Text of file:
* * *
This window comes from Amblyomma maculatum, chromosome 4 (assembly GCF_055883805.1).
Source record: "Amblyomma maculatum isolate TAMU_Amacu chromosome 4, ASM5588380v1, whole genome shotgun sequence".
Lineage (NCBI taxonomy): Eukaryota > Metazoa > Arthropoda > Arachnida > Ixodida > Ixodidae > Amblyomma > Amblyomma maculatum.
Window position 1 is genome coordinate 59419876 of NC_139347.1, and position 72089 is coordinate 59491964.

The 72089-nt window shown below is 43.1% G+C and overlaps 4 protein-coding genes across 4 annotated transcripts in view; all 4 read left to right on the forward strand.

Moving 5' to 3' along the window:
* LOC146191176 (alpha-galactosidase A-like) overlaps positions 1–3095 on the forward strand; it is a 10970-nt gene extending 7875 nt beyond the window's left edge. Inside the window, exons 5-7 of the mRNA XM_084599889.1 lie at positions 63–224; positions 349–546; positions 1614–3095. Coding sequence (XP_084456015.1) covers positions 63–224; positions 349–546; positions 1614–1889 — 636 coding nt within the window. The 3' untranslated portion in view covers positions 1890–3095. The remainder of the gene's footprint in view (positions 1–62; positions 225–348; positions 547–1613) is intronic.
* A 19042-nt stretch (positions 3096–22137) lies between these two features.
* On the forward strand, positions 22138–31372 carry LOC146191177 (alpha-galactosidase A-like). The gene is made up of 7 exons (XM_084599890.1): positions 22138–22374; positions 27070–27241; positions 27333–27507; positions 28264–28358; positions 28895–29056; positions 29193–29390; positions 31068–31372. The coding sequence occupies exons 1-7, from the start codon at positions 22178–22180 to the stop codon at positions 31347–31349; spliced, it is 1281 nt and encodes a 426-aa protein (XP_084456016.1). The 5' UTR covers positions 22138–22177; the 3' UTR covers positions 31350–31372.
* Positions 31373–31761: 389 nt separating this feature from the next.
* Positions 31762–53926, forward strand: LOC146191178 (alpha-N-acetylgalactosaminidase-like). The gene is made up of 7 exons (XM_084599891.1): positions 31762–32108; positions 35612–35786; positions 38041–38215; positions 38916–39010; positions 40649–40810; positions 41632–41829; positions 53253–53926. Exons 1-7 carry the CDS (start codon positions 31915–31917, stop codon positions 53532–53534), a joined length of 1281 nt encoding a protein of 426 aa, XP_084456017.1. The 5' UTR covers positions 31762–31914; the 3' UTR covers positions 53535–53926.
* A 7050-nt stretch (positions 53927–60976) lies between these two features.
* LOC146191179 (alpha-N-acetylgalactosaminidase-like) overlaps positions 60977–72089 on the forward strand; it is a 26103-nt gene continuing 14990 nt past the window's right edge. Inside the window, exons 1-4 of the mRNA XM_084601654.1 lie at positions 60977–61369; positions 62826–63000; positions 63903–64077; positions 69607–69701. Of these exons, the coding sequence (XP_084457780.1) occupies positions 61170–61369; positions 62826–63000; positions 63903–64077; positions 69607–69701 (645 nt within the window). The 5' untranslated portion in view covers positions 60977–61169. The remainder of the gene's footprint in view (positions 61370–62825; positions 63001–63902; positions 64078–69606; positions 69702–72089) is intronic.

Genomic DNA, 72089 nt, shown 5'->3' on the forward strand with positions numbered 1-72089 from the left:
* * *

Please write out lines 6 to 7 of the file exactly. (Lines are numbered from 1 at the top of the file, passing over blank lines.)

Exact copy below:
Moving 5' to 3' along the window:
* LOC146191176 (alpha-galactosidase A-like) overlaps positions 1–3095 on the forward strand; it is a 10970-nt gene extending 7875 nt beyond the window's left edge. Inside the window, exons 5-7 of the mRNA XM_084599889.1 lie at positions 63–224; positions 349–546; positions 1614–3095. Coding sequence (XP_084456015.1) covers positions 63–224; positions 349–546; positions 1614–1889 — 636 coding nt within the window. The 3' untranslated portion in view covers positions 1890–3095. The remainder of the gene's footprint in view (positions 1–62; positions 225–348; positions 547–1613) is intronic.